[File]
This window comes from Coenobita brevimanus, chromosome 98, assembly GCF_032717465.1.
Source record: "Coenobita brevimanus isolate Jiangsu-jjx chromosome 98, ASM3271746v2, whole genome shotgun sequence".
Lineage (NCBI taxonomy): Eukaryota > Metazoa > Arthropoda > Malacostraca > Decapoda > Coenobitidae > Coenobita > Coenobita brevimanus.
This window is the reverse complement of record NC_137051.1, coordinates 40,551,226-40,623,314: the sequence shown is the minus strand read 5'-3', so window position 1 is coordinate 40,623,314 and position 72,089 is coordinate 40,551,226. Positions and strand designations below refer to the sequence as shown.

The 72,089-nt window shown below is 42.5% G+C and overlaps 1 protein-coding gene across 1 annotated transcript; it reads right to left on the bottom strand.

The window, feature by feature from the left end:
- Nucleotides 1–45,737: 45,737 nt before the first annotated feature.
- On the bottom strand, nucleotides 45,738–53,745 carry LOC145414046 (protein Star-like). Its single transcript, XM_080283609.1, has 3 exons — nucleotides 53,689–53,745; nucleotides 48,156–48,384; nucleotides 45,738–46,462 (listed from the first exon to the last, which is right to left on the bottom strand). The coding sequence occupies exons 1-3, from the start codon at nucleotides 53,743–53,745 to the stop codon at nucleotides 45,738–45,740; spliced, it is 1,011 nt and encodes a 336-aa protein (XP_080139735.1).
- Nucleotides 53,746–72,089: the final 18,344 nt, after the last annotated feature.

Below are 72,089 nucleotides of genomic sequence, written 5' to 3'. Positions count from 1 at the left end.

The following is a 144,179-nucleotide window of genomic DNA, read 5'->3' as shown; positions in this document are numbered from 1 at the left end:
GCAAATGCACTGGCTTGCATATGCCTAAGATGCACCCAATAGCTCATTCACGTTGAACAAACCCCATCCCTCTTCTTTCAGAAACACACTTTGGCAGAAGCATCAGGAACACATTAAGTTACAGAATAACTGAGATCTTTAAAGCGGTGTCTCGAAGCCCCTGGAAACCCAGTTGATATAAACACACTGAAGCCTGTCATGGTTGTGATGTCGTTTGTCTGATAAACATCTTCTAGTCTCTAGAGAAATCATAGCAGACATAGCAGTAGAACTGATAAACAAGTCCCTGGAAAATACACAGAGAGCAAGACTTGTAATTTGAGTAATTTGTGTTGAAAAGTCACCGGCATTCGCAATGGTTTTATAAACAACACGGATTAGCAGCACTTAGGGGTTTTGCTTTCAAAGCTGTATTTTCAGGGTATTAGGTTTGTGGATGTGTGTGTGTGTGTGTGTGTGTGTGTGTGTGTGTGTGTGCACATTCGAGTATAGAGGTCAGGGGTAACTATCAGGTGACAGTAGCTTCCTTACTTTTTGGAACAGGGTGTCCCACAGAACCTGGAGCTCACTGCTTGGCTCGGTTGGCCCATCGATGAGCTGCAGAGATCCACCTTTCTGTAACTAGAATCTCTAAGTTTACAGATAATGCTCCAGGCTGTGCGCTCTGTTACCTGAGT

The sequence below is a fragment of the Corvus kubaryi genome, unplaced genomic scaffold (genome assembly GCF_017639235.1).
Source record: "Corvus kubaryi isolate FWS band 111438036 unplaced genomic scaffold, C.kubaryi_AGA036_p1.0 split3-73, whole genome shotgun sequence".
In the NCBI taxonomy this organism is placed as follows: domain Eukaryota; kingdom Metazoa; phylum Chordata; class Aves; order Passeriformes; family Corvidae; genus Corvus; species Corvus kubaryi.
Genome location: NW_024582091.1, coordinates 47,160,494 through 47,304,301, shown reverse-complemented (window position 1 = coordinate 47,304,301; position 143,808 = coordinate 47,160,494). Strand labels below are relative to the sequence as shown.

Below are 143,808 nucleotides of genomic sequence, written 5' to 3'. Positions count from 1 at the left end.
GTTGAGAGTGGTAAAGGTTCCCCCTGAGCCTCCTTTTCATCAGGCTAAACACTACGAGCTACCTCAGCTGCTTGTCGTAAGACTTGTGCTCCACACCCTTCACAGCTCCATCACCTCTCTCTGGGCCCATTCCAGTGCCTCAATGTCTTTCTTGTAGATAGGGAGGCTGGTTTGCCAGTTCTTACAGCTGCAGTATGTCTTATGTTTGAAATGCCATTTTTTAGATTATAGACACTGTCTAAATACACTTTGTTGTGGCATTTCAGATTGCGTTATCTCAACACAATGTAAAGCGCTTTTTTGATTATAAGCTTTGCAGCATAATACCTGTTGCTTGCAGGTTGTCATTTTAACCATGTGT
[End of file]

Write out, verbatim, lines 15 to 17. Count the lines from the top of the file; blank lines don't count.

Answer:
In the NCBI taxonomy this organism is placed as follows: domain Eukaryota; kingdom Metazoa; phylum Chordata; class Aves; order Passeriformes; family Corvidae; genus Corvus; species Corvus kubaryi.
Genome location: NW_024582091.1, coordinates 47,160,494 through 47,304,301, shown reverse-complemented (window position 1 = coordinate 47,304,301; position 143,808 = coordinate 47,160,494). Strand labels below are relative to the sequence as shown.

Below are 143,808 nucleotides of genomic sequence, written 5' to 3'. Positions count from 1 at the left end.